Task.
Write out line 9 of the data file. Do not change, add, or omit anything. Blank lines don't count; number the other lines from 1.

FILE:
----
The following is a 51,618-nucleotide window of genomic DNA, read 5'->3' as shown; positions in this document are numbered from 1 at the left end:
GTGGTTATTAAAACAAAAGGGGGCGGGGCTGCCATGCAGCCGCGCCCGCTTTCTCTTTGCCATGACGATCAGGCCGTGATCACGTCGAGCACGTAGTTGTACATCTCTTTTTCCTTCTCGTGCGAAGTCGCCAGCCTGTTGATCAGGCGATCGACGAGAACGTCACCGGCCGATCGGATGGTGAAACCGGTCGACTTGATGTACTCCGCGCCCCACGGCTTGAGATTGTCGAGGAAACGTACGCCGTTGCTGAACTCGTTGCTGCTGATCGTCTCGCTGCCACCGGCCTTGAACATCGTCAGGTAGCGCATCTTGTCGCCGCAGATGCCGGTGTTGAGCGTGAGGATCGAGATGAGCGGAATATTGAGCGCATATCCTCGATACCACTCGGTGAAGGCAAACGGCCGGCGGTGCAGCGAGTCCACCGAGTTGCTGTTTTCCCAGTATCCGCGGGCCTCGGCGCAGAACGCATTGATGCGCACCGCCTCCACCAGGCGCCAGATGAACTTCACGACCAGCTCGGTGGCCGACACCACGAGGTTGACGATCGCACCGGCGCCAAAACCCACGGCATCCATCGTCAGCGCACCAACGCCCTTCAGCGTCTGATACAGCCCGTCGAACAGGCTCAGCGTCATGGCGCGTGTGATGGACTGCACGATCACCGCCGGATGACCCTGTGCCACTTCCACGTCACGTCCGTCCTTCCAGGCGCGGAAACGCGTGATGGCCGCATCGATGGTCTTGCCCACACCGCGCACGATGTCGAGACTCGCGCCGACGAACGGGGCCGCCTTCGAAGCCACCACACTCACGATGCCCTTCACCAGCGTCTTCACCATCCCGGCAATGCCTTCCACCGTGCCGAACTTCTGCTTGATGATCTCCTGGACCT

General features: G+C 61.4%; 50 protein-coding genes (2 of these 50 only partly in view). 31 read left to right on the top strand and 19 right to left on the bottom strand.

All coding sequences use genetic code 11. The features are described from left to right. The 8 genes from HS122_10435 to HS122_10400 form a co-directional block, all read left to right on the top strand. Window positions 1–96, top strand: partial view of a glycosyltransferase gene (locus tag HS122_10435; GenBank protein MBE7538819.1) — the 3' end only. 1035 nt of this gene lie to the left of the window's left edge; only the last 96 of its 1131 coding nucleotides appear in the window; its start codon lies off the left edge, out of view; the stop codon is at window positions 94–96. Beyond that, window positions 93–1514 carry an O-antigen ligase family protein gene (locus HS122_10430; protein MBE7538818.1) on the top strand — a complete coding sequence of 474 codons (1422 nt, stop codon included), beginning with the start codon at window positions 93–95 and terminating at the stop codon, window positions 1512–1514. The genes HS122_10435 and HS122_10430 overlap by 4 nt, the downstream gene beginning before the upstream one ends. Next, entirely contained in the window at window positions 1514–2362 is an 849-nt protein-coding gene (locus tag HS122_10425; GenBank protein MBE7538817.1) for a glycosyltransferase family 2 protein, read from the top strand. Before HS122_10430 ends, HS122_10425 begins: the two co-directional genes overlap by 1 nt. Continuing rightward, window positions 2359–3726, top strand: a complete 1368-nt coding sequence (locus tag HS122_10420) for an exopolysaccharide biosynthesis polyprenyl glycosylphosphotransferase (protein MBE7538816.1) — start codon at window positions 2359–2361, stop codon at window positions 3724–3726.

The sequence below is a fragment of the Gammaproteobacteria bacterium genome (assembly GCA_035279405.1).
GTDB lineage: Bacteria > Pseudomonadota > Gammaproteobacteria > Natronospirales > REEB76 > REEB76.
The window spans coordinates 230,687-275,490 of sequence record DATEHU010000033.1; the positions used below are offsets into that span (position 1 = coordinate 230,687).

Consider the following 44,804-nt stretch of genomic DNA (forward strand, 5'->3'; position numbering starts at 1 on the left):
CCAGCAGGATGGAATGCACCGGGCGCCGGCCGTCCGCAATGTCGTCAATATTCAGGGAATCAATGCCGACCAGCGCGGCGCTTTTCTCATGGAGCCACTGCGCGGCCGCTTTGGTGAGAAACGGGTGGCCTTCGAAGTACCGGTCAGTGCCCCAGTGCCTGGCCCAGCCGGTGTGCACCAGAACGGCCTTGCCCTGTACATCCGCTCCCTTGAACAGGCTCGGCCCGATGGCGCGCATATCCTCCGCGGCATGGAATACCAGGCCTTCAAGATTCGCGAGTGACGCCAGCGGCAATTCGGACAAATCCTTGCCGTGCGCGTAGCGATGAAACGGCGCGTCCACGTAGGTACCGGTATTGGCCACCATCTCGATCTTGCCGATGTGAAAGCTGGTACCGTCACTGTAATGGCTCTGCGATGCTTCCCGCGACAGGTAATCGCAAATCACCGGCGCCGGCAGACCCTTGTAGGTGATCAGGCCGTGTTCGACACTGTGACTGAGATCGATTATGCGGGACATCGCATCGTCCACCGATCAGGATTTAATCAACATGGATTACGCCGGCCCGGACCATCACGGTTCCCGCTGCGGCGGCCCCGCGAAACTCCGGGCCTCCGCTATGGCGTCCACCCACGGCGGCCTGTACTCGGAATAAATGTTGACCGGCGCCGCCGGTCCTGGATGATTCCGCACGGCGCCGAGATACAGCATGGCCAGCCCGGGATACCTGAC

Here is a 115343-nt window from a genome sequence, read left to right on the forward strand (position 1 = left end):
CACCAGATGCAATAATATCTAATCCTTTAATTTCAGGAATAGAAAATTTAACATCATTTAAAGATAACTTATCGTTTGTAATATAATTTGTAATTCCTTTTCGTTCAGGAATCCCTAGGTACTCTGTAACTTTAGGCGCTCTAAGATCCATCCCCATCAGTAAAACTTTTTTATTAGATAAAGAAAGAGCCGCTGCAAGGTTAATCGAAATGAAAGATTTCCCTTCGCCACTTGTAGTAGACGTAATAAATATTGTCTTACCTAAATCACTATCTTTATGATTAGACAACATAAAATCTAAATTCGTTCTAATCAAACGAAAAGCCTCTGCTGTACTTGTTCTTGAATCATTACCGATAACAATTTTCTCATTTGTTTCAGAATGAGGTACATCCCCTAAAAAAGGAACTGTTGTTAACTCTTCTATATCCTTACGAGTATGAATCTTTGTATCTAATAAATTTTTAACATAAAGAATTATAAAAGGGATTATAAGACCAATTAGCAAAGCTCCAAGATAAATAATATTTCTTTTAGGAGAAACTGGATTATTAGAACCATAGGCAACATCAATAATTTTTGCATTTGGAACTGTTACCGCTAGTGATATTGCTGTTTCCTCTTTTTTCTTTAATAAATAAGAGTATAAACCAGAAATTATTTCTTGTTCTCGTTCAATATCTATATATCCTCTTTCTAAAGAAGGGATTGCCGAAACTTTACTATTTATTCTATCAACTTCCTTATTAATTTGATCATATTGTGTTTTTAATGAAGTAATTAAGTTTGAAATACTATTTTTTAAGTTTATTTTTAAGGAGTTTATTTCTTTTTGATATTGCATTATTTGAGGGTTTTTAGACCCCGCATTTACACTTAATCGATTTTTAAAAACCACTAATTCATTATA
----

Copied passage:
CCAGCAGGATGGAATGCACCGGGCGCCGGCCGTCCGCAATGTCGTCAATATTCAGGGAATCAATGCCGACCAGCGCGGCGCTTTTCTCATGGAGCCACTGCGCGGCCGCTTTGGTGAGAAACGGGTGGCCTTCGAAGTACCGGTCAGTGCCCCAGTGCCTGGCCCAGCCGGTGTGCACCAGAACGGCCTTGCCCTGTACATCCGCTCCCTTGAACAGGCTCGGCCCGATGGCGCGCATATCCTCCGCGGCATGGAATACCAGGCCTTCAAGATTCGCGAGTGACGCCAGCGGCAATTCGGACAAATCCTTGCCGTGCGCGTAGCGATGAAACGGCGCGTCCACGTAGGTACCGGTATTGGCCACCATCTCGATCTTGCCGATGTGAAAGCTGGTACCGTCACTGTAATGGCTCTGCGATGCTTCCCGCGACAGGTAATCGCAAATCACCGGCGCCGGCAGACCCTTGTAGGTGATCAGGCCGTGTTCGACACTGTGACTGAGATCGATTATGCGGGACATCGCATCGTCCACCGATCAGGATTTAATCAACATGGATTACGCCGGCCCGGACCATCACGGTTCCCGCTGCGGCGGCCCCGCGAAACTCCGGGCCTCCGCTATGGCGTCCACCCACGGCGGCCTGTACTCGGAATAAATGTTGACCGGCGCCGCCGGTCCTGGATGATTCCGCACGGCGCCGAGATACAGCATGGCCAGCCCGGGATACCTGAC